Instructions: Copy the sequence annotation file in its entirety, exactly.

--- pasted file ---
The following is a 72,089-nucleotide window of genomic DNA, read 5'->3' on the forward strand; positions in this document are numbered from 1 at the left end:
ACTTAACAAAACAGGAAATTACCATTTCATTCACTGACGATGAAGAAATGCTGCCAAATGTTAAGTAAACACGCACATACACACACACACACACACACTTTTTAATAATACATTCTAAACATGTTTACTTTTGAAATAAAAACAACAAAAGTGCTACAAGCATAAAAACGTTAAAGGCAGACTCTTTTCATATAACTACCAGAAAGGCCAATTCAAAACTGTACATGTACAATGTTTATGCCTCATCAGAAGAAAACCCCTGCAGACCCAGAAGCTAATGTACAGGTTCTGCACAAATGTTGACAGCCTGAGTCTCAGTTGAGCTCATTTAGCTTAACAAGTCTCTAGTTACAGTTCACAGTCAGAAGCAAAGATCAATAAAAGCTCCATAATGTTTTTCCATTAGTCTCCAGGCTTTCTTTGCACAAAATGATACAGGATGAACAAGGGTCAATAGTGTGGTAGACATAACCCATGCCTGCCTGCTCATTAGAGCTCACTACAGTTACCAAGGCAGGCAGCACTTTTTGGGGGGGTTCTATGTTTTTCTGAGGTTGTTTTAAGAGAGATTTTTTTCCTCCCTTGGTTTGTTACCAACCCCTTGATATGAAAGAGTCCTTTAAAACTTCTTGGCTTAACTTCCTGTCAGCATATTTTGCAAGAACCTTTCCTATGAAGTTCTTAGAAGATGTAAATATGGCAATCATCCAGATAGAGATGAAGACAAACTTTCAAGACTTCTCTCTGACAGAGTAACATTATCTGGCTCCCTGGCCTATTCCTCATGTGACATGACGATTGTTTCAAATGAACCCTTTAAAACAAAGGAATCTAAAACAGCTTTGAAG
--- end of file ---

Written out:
The following is a 72,089-nucleotide window of genomic DNA, read 5'->3' on the forward strand; positions in this document are numbered from 1 at the left end:
ACTTAACAAAACAGGAAATTACCATTTCATTCACTGACGATGAAGAAATGCTGCCAAATGTTAAGTAAACACGCACATACACACACACACACACACACTTTTTAATAATACATTCTAAACATGTTTACTTTTGAAATAAAAACAACAAAAGTGCTACAAGCATAAAAACGTTAAAGGCAGACTCTTTTCATATAACTACCAGAAAGGCCAATTCAAAACTGTACATGTACAATGTTTATGCCTCATCAGAAGAAAACCCCTGCAGACCCAGAAGCTAATGTACAGGTTCTGCACAAATGTTGACAGCCTGAGTCTCAGTTGAGCTCATTTAGCTTAACAAGTCTCTAGTTACAGTTCACAGTCAGAAGCAAAGATCAATAAAAGCTCCATAATGTTTTTCCATTAGTCTCCAGGCTTTCTTTGCACAAAATGATACAGGATGAACAAGGGTCAATAGTGTGGTAGACATAACCCATGCCTGCCTGCTCATTAGAGCTCACTACAGTTACCAAGGCAGGCAGCACTTTTTGGGGGGGTTCTATGTTTTTCTGAGGTTGTTTTAAGAGAGATTTTTTTCCTCCCTTGGTTTGTTACCAACCCCTTGATATGAAAGAGTCCTTTAAAACTTCTTGGCTTAACTTCCTGTCAGCATATTTTGCAAGAACCTTTCCTATGAAGTTCTTAGAAGATGTAAATATGGCAATCATCCAGATAGAGATGAAGACAAACTTTCAAGACTTCTCTCTGACAGAGTAACATTATCTGGCTCCCTGGCCTATTCCTCATGTGACATGACGATTGTTTCAAATGAACCCTTTAAAACAAAGGAATCTAAAACAGCTTTGAAG